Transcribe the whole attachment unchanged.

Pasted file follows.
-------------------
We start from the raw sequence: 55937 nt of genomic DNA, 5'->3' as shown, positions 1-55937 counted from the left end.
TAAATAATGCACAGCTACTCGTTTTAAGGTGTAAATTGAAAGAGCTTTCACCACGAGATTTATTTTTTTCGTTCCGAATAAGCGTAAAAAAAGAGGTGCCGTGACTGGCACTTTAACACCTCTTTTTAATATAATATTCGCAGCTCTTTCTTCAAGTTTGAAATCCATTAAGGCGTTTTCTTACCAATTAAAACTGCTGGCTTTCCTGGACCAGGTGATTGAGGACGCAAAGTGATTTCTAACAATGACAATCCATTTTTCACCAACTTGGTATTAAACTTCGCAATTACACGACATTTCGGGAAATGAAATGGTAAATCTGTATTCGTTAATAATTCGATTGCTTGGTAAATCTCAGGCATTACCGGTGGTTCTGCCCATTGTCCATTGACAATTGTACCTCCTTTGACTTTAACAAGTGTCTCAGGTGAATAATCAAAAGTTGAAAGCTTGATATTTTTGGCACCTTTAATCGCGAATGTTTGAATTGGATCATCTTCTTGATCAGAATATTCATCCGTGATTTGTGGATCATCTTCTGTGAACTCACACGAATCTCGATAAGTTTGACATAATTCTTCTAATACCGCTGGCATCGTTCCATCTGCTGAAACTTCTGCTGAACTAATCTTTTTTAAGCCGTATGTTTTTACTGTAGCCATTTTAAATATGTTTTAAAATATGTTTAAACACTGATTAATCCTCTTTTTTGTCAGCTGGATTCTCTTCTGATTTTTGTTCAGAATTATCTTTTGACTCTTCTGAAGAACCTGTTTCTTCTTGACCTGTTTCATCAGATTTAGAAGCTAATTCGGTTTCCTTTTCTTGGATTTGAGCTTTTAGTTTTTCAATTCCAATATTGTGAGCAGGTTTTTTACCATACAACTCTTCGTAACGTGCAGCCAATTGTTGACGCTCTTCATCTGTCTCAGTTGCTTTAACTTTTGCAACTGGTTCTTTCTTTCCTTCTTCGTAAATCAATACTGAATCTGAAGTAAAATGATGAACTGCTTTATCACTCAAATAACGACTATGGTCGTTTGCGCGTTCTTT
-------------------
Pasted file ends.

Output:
We start from the raw sequence: 55937 nt of genomic DNA, 5'->3' as shown, positions 1-55937 counted from the left end.
TAAATAATGCACAGCTACTCGTTTTAAGGTGTAAATTGAAAGAGCTTTCACCACGAGATTTATTTTTTTCGTTCCGAATAAGCGTAAAAAAAGAGGTGCCGTGACTGGCACTTTAACACCTCTTTTTAATATAATATTCGCAGCTCTTTCTTCAAGTTTGAAATCCATTAAGGCGTTTTCTTACCAATTAAAACTGCTGGCTTTCCTGGACCAGGTGATTGAGGACGCAAAGTGATTTCTAACAATGACAATCCATTTTTCACCAACTTGGTATTAAACTTCGCAATTACACGACATTTCGGGAAATGAAATGGTAAATCTGTATTCGTTAATAATTCGATTGCTTGGTAAATCTCAGGCATTACCGGTGGTTCTGCCCATTGTCCATTGACAATTGTACCTCCTTTGACTTTAACAAGTGTCTCAGGTGAATAATCAAAAGTTGAAAGCTTGATATTTTTGGCACCTTTAATCGCGAATGTTTGAATTGGATCATCTTCTTGATCAGAATATTCATCCGTGATTTGTGGATCATCTTCTGTGAACTCACACGAATCTCGATAAGTTTGACATAATTCTTCTAATACCGCTGGCATCGTTCCATCTGCTGAAACTTCTGCTGAACTAATCTTTTTTAAGCCGTATGTTTTTACTGTAGCCATTTTAAATATGTTTTAAAATATGTTTAAACACTGATTAATCCTCTTTTTTGTCAGCTGGATTCTCTTCTGATTTTTGTTCAGAATTATCTTTTGACTCTTCTGAAGAACCTGTTTCTTCTTGACCTGTTTCATCAGATTTAGAAGCTAATTCGGTTTCCTTTTCTTGGATTTGAGCTTTTAGTTTTTCAATTCCAATATTGTGAGCAGGTTTTTTACCATACAACTCTTCGTAACGTGCAGCCAATTGTTGACGCTCTTCATCTGTCTCAGTTGCTTTAACTTTTGCAACTGGTTCTTTCTTTCCTTCTTCGTAAATCAATACTGAATCTGAAGTAAAATGATGAACTGCTTTATCACTCAAATAACGACTATGGTCGTTTGCGCGTTCTTT